Dear Dr. Buckingham
My wife and I have been married for seven years and together for 13. I found out last a few months ago that she has had multiple sex partners since we have been married and before. In all my previous relationships I was the one cheating. In this one I have not, although she has complained about me watching porn. Our families are blended. This is my second marriage, her first. We are both in our 50’s. I’m not above forgiving her but I don’t want to waste my time. I put a hidden camera in our home and a GPS in our car. So far, she is doing the right thing. But, who wants to live with a spouse they don’t trust?
We are starting counseling soon. I know I’m still being lied to about the nature of a relationship with someone she knew before me who is my step-daughter’s Godfather. Questions: About the Godfather, should I tell his wife? (I am going to confront her about it during the counseling). How much do I really want to know about what she has done? What is the probability of success from your experience? I am going to give us a chance for a number of reasons but I’m trying to stay realistic. What are your thoughts please? Will being Realistic Save My Marriage?
Dear Mr. Realistic,
I appreciate the fact that you are willing to forgive your wife, but want to be realistic in your approach as you move forward. It is important to balance optimism and realism. Optimism is associated with positive thinking and sometimes individuals make bad decisions even when they want what is best. However, wanting what is best in marriage and ignoring facts typically leads to continued distrust.
The best approach is to embrace realism. You accept the situation as it and prepare yourself to deal with it accordingly. Obviously, I disagree with the home and car surveillance, but am excited to hear that you all will be starting counseling soon. Also, I am excited to hear that you plan to express your concerns in a structured and therapeutic environment.
Learn how to affair-proof your marriage from this day forward with our FREE eGuide – 3 Ways to Rebuild Your Marriage After an Affair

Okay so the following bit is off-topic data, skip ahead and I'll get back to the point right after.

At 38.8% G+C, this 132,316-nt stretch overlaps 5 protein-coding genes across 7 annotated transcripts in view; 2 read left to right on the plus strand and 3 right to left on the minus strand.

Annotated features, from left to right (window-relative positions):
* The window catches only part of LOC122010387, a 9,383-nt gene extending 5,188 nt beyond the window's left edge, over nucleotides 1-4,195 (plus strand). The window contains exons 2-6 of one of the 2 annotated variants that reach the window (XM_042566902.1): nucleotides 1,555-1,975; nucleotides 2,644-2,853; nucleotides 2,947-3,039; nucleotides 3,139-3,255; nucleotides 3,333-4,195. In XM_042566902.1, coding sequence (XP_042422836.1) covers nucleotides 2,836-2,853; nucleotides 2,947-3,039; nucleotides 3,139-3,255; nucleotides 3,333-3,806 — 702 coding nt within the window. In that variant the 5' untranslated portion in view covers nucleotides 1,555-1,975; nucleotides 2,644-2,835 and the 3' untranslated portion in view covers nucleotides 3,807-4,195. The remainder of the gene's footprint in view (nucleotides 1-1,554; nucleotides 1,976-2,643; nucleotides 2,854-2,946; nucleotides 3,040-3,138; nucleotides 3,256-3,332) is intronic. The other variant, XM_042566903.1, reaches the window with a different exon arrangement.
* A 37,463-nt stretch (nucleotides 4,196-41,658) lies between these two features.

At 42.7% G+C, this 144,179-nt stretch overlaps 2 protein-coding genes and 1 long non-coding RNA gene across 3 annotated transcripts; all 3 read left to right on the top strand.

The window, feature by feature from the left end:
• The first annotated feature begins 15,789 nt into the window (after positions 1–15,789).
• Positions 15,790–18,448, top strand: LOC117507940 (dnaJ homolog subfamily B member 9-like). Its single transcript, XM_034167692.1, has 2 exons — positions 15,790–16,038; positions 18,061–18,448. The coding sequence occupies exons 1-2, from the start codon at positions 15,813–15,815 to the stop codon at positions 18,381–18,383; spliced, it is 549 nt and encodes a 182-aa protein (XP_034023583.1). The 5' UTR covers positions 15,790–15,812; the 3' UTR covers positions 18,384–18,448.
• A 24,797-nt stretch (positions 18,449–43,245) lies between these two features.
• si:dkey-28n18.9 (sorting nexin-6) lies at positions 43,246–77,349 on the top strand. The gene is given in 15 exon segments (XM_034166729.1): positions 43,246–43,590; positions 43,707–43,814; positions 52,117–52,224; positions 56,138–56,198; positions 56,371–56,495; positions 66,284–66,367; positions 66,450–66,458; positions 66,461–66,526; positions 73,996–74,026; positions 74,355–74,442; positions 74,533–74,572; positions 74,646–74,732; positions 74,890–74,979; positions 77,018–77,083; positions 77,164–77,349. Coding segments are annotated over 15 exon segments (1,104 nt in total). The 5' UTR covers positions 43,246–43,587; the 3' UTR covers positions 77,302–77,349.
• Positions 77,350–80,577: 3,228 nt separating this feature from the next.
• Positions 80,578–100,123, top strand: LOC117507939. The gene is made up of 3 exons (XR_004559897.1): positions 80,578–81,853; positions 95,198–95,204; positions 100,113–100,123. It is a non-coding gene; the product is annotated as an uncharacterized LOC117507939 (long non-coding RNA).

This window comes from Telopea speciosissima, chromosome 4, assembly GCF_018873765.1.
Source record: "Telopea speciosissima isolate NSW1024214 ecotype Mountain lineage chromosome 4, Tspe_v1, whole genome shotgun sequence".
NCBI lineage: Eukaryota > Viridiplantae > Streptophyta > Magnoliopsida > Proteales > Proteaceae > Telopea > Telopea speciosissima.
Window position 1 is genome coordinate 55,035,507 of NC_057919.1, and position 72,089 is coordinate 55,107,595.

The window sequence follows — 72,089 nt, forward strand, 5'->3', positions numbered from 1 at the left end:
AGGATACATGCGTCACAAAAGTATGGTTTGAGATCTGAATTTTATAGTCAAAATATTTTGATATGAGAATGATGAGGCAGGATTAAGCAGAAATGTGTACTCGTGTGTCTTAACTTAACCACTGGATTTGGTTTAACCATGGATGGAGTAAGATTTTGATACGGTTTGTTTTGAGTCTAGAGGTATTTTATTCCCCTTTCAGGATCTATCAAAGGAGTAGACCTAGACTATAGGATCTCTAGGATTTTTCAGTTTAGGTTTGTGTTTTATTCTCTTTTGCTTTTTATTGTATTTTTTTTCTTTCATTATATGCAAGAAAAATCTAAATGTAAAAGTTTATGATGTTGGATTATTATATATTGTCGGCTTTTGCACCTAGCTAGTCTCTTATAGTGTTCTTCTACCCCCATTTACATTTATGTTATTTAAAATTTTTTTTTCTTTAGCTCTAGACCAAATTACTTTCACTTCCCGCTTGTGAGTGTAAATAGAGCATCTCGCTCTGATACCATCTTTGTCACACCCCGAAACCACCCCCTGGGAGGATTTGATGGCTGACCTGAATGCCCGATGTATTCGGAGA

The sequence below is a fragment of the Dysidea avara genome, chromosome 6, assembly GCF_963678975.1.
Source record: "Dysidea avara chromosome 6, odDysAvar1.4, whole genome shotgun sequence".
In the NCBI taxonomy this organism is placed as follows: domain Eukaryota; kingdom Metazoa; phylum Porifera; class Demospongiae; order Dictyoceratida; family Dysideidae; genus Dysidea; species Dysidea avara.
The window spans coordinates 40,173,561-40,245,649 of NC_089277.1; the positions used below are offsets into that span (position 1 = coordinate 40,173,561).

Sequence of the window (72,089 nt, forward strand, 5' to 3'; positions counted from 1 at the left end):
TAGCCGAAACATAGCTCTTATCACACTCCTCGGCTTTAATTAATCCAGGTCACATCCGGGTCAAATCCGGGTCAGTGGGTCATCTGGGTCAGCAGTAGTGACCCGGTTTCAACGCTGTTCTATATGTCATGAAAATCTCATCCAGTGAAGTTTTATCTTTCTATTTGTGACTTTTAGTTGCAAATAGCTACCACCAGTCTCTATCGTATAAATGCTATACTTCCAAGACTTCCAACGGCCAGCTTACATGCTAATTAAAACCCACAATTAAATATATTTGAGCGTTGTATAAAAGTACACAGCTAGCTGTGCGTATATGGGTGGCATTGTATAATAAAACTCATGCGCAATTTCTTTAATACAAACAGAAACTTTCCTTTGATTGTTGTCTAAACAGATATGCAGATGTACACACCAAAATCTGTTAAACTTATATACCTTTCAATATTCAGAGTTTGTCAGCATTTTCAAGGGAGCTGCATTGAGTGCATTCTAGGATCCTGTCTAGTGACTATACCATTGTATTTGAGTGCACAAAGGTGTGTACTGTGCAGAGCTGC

Your perspective about wasting your time should be determined by your motivation for wanting to remain married and the true condition of your heart. If you are truly interested in forgiving your wife then you will have to work hard to trust her without surveillance. God should be your surveillance because he can see everything without intrusion. What does this mean? Turn your worrying over to God and do what you can do to positively influence your marriage.
Ask the counselor to help you confront your wife about her alleged affair with your stepdaughter’s godfather. Do not go into therapy without having a plan for expressing your concerns about her potential affair. How you approach the situation will determine how it is received and the outcome. In regards to securing information about what your wife has done, be careful not to solicit information that your heart cannot handle. What do you plan on doing with the information? Sometimes we want to know things that do not help us. Determine if knowing will help you heal or hurt you.
Your ability to successfully save your marriage and restore trust in your wife will be determined by the efforts that you both put into the recovery process. Understanding facts and dealing with them is totally different. In my experience, I have found that individuals experience success in situations similar to yours when they are able to deal with problems in an effective and practical ways. This means that they allow logic and their behavior to guide them, not blind love and emotional emptiness.
If you have questions for Dr. Dwayne Buckingham regarding relationships (married, single, etc), parenting, or personal growth and development, please send an email to [email protected]
Disclaimer: The ideas, opinions and recommendations contained in this post are not intended as a substitute for seeking professional counseling or guidance. Any concerns or questions that you have about relationships or any other source of potential distress should be discussed with a professional, in person. The author is not liable or responsible for any personal or relational distress, loss or damage allegedly arising from any information or recommendations in this post.
Leave a Reply